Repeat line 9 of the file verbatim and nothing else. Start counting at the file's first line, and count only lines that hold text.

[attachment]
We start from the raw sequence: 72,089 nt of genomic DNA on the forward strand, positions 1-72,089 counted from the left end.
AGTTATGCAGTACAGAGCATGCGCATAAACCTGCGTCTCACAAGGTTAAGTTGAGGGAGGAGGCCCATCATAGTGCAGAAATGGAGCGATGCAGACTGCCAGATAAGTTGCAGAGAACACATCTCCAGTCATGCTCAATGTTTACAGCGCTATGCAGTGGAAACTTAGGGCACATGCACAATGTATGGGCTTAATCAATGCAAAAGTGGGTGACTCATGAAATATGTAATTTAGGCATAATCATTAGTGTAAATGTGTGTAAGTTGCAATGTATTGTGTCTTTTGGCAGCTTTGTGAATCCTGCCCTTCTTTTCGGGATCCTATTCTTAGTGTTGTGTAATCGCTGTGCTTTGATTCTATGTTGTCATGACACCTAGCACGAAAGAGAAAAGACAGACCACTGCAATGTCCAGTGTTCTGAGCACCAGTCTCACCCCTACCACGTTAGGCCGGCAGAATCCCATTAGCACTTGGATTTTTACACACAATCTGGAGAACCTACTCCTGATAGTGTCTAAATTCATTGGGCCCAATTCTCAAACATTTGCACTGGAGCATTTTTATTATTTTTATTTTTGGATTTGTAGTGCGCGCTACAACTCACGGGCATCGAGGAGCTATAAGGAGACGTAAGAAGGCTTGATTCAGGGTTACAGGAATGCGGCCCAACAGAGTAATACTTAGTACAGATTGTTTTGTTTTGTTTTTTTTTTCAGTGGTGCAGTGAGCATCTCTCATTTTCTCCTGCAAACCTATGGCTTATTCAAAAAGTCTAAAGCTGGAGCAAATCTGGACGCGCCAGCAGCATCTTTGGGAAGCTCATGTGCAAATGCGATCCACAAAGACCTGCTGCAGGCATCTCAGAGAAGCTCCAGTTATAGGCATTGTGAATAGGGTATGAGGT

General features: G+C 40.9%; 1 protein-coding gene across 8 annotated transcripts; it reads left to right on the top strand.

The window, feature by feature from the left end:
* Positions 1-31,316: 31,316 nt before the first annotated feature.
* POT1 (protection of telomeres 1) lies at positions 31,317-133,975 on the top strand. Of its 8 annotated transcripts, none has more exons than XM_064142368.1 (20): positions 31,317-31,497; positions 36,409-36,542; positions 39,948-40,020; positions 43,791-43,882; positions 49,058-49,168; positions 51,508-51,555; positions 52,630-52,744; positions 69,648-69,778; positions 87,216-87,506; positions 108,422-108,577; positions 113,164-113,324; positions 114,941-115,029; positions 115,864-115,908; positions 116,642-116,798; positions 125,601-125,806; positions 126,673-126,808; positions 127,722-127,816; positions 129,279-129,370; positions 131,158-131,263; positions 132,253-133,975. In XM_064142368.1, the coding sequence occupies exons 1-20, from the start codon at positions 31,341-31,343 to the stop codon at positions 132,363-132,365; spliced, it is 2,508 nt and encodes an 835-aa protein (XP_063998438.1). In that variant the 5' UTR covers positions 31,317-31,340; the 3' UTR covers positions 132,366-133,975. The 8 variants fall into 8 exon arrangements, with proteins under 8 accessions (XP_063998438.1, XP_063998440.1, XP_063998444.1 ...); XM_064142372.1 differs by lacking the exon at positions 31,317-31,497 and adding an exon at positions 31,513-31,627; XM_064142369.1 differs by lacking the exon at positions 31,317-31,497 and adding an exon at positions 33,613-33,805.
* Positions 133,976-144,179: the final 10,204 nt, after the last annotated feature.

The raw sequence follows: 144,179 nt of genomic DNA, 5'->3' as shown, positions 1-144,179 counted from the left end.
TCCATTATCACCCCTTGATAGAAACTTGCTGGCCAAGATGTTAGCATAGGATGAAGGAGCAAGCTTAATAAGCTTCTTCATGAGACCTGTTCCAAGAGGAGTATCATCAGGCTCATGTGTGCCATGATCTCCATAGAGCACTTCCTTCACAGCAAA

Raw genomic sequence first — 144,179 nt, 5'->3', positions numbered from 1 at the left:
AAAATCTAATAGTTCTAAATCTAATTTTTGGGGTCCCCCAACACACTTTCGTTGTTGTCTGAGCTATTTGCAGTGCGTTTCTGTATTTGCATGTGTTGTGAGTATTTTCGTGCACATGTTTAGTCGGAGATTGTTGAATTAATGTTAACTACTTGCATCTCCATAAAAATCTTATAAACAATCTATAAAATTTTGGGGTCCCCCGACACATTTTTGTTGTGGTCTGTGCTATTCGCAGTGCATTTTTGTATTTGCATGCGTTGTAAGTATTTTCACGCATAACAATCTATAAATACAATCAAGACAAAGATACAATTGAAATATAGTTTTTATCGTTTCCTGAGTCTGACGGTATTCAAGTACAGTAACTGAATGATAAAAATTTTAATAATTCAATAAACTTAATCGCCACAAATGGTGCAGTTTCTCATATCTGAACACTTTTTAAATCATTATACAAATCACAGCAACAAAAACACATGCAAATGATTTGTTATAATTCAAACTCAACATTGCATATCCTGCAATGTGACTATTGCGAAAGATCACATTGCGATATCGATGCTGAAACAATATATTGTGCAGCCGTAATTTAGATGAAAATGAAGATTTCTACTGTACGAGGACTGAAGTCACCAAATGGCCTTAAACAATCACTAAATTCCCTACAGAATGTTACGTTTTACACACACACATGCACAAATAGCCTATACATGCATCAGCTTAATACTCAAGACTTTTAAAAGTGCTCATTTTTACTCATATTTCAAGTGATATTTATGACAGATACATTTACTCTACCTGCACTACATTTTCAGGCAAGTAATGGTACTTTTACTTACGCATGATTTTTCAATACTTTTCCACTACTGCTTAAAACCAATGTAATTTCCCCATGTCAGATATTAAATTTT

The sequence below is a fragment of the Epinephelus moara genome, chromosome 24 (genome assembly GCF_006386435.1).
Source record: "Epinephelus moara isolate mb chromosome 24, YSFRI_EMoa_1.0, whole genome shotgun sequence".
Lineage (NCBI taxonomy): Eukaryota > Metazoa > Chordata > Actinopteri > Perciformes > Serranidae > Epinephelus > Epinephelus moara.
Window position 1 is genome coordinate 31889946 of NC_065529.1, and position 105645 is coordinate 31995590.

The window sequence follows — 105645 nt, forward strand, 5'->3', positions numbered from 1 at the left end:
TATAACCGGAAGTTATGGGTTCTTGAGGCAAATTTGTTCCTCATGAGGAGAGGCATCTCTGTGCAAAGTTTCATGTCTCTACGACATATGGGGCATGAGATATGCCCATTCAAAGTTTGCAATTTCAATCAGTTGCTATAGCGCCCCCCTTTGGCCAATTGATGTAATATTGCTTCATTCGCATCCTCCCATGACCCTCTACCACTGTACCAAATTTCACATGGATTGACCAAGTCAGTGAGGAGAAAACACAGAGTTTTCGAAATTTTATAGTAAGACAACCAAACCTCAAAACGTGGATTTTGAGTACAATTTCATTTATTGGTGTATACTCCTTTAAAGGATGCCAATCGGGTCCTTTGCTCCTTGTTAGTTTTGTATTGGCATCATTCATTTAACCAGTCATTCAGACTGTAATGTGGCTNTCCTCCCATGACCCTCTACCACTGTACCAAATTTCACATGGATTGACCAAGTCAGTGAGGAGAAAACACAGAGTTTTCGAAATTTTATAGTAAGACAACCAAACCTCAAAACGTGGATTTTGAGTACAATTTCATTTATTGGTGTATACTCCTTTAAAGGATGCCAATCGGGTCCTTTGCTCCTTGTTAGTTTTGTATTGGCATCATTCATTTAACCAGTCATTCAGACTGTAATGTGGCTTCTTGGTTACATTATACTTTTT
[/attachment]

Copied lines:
TCCATTATCACCCCTTGATAGAAACTTGCTGGCCAAGATGTTAGCATAGGATGAAGGAGCAAGCTTAATAAGCTTCTTCATGAGACCTGTTCCAAGAGGAGTATCATCAGGCTCATGTGTGCCATGATCTCCATAGAGCACTTCCTTCACAGCAAA